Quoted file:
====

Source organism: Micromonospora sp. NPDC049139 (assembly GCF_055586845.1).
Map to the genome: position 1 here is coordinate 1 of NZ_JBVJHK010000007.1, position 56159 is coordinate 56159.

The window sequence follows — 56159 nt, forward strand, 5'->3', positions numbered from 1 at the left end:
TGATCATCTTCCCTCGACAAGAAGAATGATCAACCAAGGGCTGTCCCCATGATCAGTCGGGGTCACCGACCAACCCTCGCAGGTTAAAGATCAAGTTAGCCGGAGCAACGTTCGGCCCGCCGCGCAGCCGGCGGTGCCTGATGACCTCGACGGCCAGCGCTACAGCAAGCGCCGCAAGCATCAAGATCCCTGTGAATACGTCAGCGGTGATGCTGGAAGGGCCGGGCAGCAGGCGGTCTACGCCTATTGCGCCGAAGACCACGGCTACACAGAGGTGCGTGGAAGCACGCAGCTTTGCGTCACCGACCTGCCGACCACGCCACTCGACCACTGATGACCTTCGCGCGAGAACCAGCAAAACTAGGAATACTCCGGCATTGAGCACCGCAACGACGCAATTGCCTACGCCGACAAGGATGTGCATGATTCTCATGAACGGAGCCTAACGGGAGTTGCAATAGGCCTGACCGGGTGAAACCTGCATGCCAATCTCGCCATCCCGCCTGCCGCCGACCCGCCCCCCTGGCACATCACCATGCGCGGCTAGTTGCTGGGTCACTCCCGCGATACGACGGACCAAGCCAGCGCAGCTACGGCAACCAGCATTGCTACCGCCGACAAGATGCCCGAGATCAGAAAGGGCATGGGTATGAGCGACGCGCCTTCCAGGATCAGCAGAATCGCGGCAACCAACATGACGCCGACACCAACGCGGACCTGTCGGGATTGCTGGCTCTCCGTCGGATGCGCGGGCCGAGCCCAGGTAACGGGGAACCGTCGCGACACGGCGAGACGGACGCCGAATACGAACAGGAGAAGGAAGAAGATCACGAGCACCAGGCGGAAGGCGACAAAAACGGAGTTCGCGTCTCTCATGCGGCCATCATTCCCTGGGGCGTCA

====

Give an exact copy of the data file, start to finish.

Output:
Source organism: Micromonospora sp. NPDC049139 (assembly GCF_055586845.1).
Map to the genome: position 1 here is coordinate 1 of NZ_JBVJHK010000007.1, position 56159 is coordinate 56159.

The window sequence follows — 56159 nt, forward strand, 5'->3', positions numbered from 1 at the left end:
TGATCATCTTCCCTCGACAAGAAGAATGATCAACCAAGGGCTGTCCCCATGATCAGTCGGGGTCACCGACCAACCCTCGCAGGTTAAAGATCAAGTTAGCCGGAGCAACGTTCGGCCCGCCGCGCAGCCGGCGGTGCCTGATGACCTCGACGGCCAGCGCTACAGCAAGCGCCGCAAGCATCAAGATCCCTGTGAATACGTCAGCGGTGATGCTGGAAGGGCCGGGCAGCAGGCGGTCTACGCCTATTGCGCCGAAGACCACGGCTACACAGAGGTGCGTGGAAGCACGCAGCTTTGCGTCACCGACCTGCCGACCACGCCACTCGACCACTGATGACCTTCGCGCGAGAACCAGCAAAACTAGGAATACTCCGGCATTGAGCACCGCAACGACGCAATTGCCTACGCCGACAAGGATGTGCATGATTCTCATGAACGGAGCCTAACGGGAGTTGCAATAGGCCTGACCGGGTGAAACCTGCATGCCAATCTCGCCATCCCGCCTGCCGCCGACCCGCCCCCCTGGCACATCACCATGCGCGGCTAGTTGCTGGGTCACTCCCGCGATACGACGGACCAAGCCAGCGCAGCTACGGCAACCAGCATTGCTACCGCCGACAAGATGCCCGAGATCAGAAAGGGCATGGGTATGAGCGACGCGCCTTCCAGGATCAGCAGAATCGCGGCAACCAACATGACGCCGACACCAACGCGGACCTGTCGGGATTGCTGGCTCTCCGTCGGATGCGCGGGCCGAGCCCAGGTAACGGGGAACCGTCGCGACACGGCGAGACGGACGCCGAATACGAACAGGAGAAGGAAGAAGATCACGAGCACCAGGCGGAAGGCGACAAAAACGGAGTTCGCGTCTCTCATGCGGCCATCATTCCCTGGGGCGTCA